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'Vulnerable to abuse': Children account for almost one-third of trafficking victims

Some boys fail to come forward for help due to gender stereotypes, Unicef has said.

Refugees being rescued by the Italian Coast Guard after a boat capsized in the Mediterranean Sea in April.
Refugees being rescued by the Italian Coast Guard after a boat capsized in the Mediterranean Sea in April.
Image: Ropi/Zuma Press/PA Images

CHILDREN ACCOUNT FOR almost one-third of human trafficking victims, according to new figures.

Approximately 28% of identified victims of trafficking globally are children, Unicef and the Inter-Agency Coordination Group against Trafficking (ICAT) said today.

However, they believe the actual figure could be much higher as few people come forward because they are afraid of their traffickers, lack information about their options and mistrust authorities.

Across regions such as Sub-Saharan Africa, Central America and the Caribbean, the figure jumps to over 60%. People who are trafficked often end up in forced labour or sexual slavery.

In a statement released on the eve of World Day against Trafficking in Persons, Unicef and ICAT said refugee, migrant and displaced children are especially vulnerable to trafficking.

“Whether they are escaping war and violence or pursuing better education and livelihood opportunities, too few children find pathways to move regularly and safely with their families.

“This increases the likelihood that children and their family members will turn to irregular and more dangerous routes, or that children will move on their own, leaving them more vulnerable to violence, abuse, and exploitation by traffickers.”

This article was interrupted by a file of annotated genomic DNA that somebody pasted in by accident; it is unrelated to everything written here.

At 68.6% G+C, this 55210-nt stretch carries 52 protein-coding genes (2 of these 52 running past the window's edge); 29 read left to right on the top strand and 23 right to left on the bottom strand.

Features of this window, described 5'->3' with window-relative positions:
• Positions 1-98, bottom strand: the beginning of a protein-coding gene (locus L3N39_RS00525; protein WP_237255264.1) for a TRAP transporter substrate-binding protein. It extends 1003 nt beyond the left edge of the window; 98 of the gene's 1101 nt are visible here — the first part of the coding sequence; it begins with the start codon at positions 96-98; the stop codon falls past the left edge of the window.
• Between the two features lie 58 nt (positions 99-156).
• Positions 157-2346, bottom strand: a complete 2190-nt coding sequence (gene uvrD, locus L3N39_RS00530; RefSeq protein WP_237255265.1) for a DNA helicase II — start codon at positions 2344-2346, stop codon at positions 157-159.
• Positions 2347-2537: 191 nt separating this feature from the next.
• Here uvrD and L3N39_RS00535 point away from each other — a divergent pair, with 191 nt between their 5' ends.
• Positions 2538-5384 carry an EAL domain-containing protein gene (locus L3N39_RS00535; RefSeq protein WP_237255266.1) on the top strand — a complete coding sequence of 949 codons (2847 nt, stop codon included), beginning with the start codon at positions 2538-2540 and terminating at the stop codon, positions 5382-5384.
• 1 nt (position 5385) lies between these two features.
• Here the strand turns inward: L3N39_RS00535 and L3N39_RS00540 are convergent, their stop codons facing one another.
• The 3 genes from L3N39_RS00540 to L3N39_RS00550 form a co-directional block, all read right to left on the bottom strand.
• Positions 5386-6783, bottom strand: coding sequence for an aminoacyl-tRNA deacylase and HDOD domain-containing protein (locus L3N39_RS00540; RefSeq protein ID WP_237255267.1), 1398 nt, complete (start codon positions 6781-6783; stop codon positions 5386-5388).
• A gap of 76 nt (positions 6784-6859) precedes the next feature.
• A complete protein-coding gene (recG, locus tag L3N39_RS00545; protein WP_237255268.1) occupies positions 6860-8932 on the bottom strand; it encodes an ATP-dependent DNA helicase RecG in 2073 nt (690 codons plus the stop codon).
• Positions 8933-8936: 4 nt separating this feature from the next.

‘Additional challenges for boys’

Unicef said trafficking victims need long-term assistance, rehabilitation and protection – something that is often lacking. Executive Director Henrietta Fore called on governments to urgently “step up and put measures in place to keep them safe”.

The statement notes that children who have been trafficked are often placed in inadequate shelters, where they risk further traumatisation and re-victimisation.

“Trafficked boys can face additional challenges, as gender stereotypes can prevent them from getting or seeking the help they need, while girls may also be at risk of further exploitation and abuse due to gender discrimination and gendered poverty,” it adds.

Unicef, ICAT and the United Nations children’s agency have all called for cross-border solutions to keep children safe, such as accelerating refugee status determinations and addressing obstacles that prevent children from reuniting with their families.

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Órla Ryan

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